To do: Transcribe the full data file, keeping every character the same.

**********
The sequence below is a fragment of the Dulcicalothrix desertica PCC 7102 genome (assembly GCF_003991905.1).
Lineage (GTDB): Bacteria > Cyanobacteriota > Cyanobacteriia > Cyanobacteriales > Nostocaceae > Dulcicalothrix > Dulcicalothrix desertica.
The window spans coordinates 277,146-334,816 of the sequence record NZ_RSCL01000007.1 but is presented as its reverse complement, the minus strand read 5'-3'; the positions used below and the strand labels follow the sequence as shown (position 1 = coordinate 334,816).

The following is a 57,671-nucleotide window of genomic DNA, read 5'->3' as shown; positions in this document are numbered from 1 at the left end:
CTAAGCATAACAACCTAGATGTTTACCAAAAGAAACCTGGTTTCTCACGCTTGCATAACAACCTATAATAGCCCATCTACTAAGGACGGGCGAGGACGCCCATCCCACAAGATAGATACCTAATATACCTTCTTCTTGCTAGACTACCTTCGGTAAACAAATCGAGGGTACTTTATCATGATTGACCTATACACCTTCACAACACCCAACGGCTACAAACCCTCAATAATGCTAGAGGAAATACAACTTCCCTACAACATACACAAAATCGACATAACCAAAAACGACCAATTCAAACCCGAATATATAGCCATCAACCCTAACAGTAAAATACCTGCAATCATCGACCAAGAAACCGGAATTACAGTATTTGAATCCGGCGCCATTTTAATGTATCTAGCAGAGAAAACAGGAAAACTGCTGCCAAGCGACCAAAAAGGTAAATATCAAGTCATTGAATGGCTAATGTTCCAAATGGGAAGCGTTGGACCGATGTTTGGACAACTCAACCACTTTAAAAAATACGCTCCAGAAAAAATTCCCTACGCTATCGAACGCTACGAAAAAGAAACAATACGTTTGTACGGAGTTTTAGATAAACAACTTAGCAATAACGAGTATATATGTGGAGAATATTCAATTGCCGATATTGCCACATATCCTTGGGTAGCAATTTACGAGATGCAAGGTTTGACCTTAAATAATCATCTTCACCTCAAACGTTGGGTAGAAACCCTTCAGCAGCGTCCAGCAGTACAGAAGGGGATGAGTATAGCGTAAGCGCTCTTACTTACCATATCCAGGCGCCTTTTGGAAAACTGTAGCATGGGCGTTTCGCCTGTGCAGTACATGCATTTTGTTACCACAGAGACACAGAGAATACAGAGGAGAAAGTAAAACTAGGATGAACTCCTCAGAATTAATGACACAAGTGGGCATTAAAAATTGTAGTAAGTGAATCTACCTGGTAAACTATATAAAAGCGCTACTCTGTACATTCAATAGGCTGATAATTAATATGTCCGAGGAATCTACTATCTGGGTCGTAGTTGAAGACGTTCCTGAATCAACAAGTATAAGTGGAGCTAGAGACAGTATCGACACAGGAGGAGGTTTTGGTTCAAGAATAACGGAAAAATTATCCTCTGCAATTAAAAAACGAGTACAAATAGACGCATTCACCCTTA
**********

The sequence below is a fragment of the Dulcicalothrix desertica PCC 7102 genome (assembly GCF_003991905.1).
Lineage (GTDB): Bacteria > Cyanobacteriota > Cyanobacteriia > Cyanobacteriales > Nostocaceae > Dulcicalothrix > Dulcicalothrix desertica.
The window spans coordinates 277,146-334,816 of the sequence record NZ_RSCL01000007.1 but is presented as its reverse complement, the minus strand read 5'-3'; the positions used below and the strand labels follow the sequence as shown (position 1 = coordinate 334,816).

The following is a 57,671-nucleotide window of genomic DNA, read 5'->3' as shown; positions in this document are numbered from 1 at the left end:
CTAAGCATAACAACCTAGATGTTTACCAAAAGAAACCTGGTTTCTCACGCTTGCATAACAACCTATAATAGCCCATCTACTAAGGACGGGCGAGGACGCCCATCCCACAAGATAGATACCTAATATACCTTCTTCTTGCTAGACTACCTTCGGTAAACAAATCGAGGGTACTTTATCATGATTGACCTATACACCTTCACAACACCCAACGGCTACAAACCCTCAATAATGCTAGAGGAAATACAACTTCCCTACAACATACACAAAATCGACATAACCAAAAACGACCAATTCAAACCCGAATATATAGCCATCAACCCTAACAGTAAAATACCTGCAATCATCGACCAAGAAACCGGAATTACAGTATTTGAATCCGGCGCCATTTTAATGTATCTAGCAGAGAAAACAGGAAAACTGCTGCCAAGCGACCAAAAAGGTAAATATCAAGTCATTGAATGGCTAATGTTCCAAATGGGAAGCGTTGGACCGATGTTTGGACAACTCAACCACTTTAAAAAATACGCTCCAGAAAAAATTCCCTACGCTATCGAACGCTACGAAAAAGAAACAATACGTTTGTACGGAGTTTTAGATAAACAACTTAGCAATAACGAGTATATATGTGGAGAATATTCAATTGCCGATATTGCCACATATCCTTGGGTAGCAATTTACGAGATGCAAGGTTTGACCTTAAATAATCATCTTCACCTCAAACGTTGGGTAGAAACCCTTCAGCAGCGTCCAGCAGTACAGAAGGGGATGAGTATAGCGTAAGCGCTCTTACTTACCATATCCAGGCGCCTTTTGGAAAACTGTAGCATGGGCGTTTCGCCTGTGCAGTACATGCATTTTGTTACCACAGAGACACAGAGAATACAGAGGAGAAAGTAAAACTAGGATGAACTCCTCAGAATTAATGACACAAGTGGGCATTAAAAATTGTAGTAAGTGAATCTACCTGGTAAACTATATAAAAGCGCTACTCTGTACATTCAATAGGCTGATAATTAATATGTCCGAGGAATCTACTATCTGGGTCGTAGTTGAAGACGTTCCTGAATCAACAAGTATAAGTGGAGCTAGAGACAGTATCGACACAGGAGGAGGTTTTGGTTCAAGAATAACGGAAAAATTATCCTCTGCAATTAAAAAACGAGTACAAATAGACGCATTCACCCTTA